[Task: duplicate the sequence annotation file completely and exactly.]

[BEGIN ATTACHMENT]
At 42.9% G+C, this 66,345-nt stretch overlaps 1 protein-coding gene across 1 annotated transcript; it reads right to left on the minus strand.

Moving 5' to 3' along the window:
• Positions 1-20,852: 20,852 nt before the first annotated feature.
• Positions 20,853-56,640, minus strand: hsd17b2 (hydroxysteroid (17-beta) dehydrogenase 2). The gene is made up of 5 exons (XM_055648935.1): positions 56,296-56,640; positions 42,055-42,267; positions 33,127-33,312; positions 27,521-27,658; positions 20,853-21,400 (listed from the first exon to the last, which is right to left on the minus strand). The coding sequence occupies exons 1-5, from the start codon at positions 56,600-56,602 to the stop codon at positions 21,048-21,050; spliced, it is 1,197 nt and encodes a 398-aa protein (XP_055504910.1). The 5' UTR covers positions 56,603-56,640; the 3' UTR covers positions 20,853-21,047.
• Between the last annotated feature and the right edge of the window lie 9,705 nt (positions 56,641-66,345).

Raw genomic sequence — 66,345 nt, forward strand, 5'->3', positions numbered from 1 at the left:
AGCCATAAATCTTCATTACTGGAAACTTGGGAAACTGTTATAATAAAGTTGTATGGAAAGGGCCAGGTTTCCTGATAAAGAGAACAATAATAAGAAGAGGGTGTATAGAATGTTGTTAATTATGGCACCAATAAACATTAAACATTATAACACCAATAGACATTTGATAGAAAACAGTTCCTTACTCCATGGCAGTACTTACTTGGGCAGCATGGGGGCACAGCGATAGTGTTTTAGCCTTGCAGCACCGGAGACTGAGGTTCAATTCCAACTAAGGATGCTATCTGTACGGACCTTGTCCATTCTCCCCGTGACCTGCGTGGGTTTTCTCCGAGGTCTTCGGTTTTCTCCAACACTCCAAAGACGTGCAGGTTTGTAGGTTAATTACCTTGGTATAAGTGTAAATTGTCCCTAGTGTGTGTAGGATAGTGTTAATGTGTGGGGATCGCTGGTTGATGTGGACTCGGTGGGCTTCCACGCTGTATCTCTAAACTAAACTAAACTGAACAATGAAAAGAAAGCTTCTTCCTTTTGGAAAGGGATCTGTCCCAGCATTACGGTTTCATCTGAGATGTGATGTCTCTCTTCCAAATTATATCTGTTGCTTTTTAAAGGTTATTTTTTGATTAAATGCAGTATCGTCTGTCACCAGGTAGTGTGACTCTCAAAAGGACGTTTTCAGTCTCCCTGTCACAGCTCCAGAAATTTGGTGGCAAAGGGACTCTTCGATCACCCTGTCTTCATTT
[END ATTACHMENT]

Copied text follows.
At 42.9% G+C, this 66,345-nt stretch overlaps 1 protein-coding gene across 1 annotated transcript; it reads right to left on the minus strand.

Moving 5' to 3' along the window:
• Positions 1-20,852: 20,852 nt before the first annotated feature.
• Positions 20,853-56,640, minus strand: hsd17b2 (hydroxysteroid (17-beta) dehydrogenase 2). The gene is made up of 5 exons (XM_055648935.1): positions 56,296-56,640; positions 42,055-42,267; positions 33,127-33,312; positions 27,521-27,658; positions 20,853-21,400 (listed from the first exon to the last, which is right to left on the minus strand). The coding sequence occupies exons 1-5, from the start codon at positions 56,600-56,602 to the stop codon at positions 21,048-21,050; spliced, it is 1,197 nt and encodes a 398-aa protein (XP_055504910.1). The 5' UTR covers positions 56,603-56,640; the 3' UTR covers positions 20,853-21,047.
• Between the last annotated feature and the right edge of the window lie 9,705 nt (positions 56,641-66,345).

Raw genomic sequence — 66,345 nt, forward strand, 5'->3', positions numbered from 1 at the left:
AGCCATAAATCTTCATTACTGGAAACTTGGGAAACTGTTATAATAAAGTTGTATGGAAAGGGCCAGGTTTCCTGATAAAGAGAACAATAATAAGAAGAGGGTGTATAGAATGTTGTTAATTATGGCACCAATAAACATTAAACATTATAACACCAATAGACATTTGATAGAAAACAGTTCCTTACTCCATGGCAGTACTTACTTGGGCAGCATGGGGGCACAGCGATAGTGTTTTAGCCTTGCAGCACCGGAGACTGAGGTTCAATTCCAACTAAGGATGCTATCTGTACGGACCTTGTCCATTCTCCCCGTGACCTGCGTGGGTTTTCTCCGAGGTCTTCGGTTTTCTCCAACACTCCAAAGACGTGCAGGTTTGTAGGTTAATTACCTTGGTATAAGTGTAAATTGTCCCTAGTGTGTGTAGGATAGTGTTAATGTGTGGGGATCGCTGGTTGATGTGGACTCGGTGGGCTTCCACGCTGTATCTCTAAACTAAACTAAACTGAACAATGAAAAGAAAGCTTCTTCCTTTTGGAAAGGGATCTGTCCCAGCATTACGGTTTCATCTGAGATGTGATGTCTCTCTTCCAAATTATATCTGTTGCTTTTTAAAGGTTATTTTTTGATTAAATGCAGTATCGTCTGTCACCAGGTAGTGTGACTCTCAAAAGGACGTTTTCAGTCTCCCTGTCACAGCTCCAGAAATTTGGTGGCAAAGGGACTCTTCGATCACCCTGTCTTCATTT